The coaches may call it a blessing, while the players likely consider it more of a curse. Either way, Mississippi State’s football team has the fortune, good or bad, of having a massive farm on campus. Two of them, actually, and one will be home to 105 MSU players and nearly as many coaches, GAs, trainers and managers for the next two weeks as the meat of their call camp moves to MSU’s South Farm on the edge of campus.
And it’s awful. Terrible. Scorching, sticky and smelly from the combination of sweaty athletes and live farm animals on the surrounding fields.
“It’s hot, it stinks and it smells like cow,” Dak Prescott summarized pretty accurately. “It’s a farm.”
And it’s only gotten worse since he offered that description. When practices began last week, oddly-cool weather had the temperatures in the 70s and the humidity low, feeling more like Oregon than Mississippi.
Coaches were a touch disappointed in the less-than-Amazonian weather, saying God must have been looking out for the players. But if it was God watching over them last week, it’s the Devil’s turn as the week turns and practice at The Farm begins.
“Today,” offensive line coach John Hevesy said, “when we put pads on, it’ll be 95-100 degrees.”
It’s only going to get hotter as the week goes on, too. Latest projections show temps in the 90s and clouds nearly non-existent, the kind of skies that become a haze and the type of sun which is completely inescapable.
To make the misery complete, Starkville and MSU’s campus bore the brunt of a heavy system on Sunday as lightning and rain pounded the area through the afternoon and evening. Rain during practice is great. Rain the day before?
“Rain makes it muddy,” Prescott offered simply. “And when the mud comes, it’s even worse.”
As 300-pound men tramp across the field, their massive cleated and taped-up feet sink into mud with every step. Not enough that it will be hot and exhausting on its own, now each step becomes that much harder, the willpower needed to even jog from drill-to-drill increases exponentially.
The air around them will be thick with humidity, as nearly any August day in this state is, but the worst moisture is what comes from the mud, the wet heat steaming up from the ground, engulfing their legs and whipping their faces.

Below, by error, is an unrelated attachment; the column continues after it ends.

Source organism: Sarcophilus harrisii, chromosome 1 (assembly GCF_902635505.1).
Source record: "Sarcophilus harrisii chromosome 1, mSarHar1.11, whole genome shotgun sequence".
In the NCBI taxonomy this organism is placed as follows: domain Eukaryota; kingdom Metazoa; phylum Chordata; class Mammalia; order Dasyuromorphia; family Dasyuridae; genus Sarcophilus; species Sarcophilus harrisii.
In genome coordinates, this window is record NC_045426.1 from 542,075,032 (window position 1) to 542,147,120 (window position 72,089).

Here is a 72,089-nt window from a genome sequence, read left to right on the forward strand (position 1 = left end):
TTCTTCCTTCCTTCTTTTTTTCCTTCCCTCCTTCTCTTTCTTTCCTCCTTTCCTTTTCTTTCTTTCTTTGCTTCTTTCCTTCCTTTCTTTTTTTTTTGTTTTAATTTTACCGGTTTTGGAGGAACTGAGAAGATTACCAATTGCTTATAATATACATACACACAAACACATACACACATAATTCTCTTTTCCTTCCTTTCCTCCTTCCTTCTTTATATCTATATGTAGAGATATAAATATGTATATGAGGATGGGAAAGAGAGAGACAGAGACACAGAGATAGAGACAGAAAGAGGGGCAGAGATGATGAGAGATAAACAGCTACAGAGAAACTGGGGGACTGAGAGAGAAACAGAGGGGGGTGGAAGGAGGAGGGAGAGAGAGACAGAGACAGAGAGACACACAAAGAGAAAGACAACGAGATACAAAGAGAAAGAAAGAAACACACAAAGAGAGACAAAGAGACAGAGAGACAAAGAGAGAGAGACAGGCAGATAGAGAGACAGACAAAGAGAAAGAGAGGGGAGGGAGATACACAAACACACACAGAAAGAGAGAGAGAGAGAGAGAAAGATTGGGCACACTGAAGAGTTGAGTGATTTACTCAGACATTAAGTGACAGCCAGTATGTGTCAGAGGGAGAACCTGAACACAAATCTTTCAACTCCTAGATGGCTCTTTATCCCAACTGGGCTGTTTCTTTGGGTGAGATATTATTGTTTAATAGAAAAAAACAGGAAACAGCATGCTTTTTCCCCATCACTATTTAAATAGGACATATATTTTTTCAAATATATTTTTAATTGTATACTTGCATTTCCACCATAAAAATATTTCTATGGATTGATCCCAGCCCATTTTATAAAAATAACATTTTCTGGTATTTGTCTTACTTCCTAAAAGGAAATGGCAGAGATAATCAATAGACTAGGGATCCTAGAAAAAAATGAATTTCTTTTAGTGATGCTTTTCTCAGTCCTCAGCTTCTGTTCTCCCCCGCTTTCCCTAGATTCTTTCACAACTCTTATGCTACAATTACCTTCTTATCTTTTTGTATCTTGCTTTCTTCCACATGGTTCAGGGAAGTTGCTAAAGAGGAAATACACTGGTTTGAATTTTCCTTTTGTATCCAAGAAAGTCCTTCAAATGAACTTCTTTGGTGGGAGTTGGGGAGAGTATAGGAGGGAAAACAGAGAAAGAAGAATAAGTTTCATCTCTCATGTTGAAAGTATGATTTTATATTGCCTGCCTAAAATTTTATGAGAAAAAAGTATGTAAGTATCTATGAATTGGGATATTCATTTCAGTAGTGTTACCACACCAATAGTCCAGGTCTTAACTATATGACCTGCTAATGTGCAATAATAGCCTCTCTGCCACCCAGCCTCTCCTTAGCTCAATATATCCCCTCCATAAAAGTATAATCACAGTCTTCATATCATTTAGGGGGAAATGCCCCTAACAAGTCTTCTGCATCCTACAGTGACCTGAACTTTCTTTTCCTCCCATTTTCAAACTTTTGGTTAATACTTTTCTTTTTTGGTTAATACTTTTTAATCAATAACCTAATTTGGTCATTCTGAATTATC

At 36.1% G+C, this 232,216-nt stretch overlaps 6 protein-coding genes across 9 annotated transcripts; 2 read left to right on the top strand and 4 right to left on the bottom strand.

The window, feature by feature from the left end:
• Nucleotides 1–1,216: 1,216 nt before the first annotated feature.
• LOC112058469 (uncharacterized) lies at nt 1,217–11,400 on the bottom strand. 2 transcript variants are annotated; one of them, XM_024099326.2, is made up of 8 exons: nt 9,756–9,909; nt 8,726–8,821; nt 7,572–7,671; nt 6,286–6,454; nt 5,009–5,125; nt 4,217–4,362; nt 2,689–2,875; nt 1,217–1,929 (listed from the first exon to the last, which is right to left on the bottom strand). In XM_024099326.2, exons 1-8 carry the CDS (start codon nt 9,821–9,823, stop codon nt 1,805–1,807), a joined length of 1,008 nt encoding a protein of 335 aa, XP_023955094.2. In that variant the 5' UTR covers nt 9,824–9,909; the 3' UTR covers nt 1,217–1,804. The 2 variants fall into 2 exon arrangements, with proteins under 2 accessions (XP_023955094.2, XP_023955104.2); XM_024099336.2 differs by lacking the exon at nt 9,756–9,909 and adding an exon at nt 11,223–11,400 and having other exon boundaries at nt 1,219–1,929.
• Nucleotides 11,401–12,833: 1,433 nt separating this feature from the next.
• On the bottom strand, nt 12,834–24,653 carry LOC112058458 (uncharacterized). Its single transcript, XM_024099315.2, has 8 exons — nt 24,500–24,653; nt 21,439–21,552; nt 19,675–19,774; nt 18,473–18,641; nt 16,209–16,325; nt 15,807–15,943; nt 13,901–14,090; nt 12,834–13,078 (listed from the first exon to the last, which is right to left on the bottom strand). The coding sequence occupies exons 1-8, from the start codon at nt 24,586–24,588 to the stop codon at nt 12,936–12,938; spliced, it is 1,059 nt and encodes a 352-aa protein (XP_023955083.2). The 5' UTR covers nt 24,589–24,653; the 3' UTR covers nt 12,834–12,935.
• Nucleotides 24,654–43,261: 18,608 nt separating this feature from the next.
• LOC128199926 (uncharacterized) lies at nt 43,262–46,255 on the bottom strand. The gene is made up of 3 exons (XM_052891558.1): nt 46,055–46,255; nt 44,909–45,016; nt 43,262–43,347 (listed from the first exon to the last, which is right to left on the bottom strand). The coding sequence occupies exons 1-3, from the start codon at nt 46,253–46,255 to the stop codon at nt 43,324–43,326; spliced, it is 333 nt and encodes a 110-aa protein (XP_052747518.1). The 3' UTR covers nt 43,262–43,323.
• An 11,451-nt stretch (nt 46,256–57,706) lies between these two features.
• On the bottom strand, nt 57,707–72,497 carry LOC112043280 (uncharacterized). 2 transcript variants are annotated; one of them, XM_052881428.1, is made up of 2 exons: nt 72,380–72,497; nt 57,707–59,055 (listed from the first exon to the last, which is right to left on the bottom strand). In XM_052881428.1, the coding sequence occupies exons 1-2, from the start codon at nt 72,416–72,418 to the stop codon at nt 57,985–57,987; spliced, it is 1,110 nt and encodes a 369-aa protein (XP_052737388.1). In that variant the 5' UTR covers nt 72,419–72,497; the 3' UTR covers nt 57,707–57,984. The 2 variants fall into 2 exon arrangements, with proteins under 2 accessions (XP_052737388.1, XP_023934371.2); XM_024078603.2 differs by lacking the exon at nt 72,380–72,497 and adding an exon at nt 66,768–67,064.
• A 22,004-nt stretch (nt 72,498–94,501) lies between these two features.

It’s the opposite of fun, which is exactly how the coaches want it.
There are precautions to take, of course. Players are required to drink so much Gatorade to replace the fluids lost through sweat and eat so many thousands of calories to counteract the pounds they’ll lose in each practice. A lineman could see his weight drop 10 pounds in a day if he doesn’t keep up his intake.
Naps aren’t required by coaches, but air mattresses will cover the floor of MSU’s locker room. 15-minute naps are like precious stones and a full hour to rest mid-day is as rare and beautiful as the brightest crown jewel.
For most of camp on The Farm, the team will be staying together at a hotel, completely cut off from anything but football. Hot, fast-paced, unending football.
You have to love it, even if you hate it. Young players have to lean on veterans for support. This is the time of year when freshmen may find they hit a wall. Dillon Day, MSU’s senior center, contemplated giving it up during his first camp. 2012 Thorpe Award winner Johnthan Banks had actually packed up and gone home during his first camp, only to be persuaded to return by an elder member of the secondary.
“It’s time to separate the men from the boys,” defensive line coach David Turner tweeted.
Call it initiation, a rite of passage or just organized misery, camp on The Farm is the preparation all Bulldogs must finish, the Hell they must pass through to get to Heaven.
“We’ll find out a lot more about the kids,” Hevesy said.
If the past is any indication, they’ll learn plenty about themselves, too.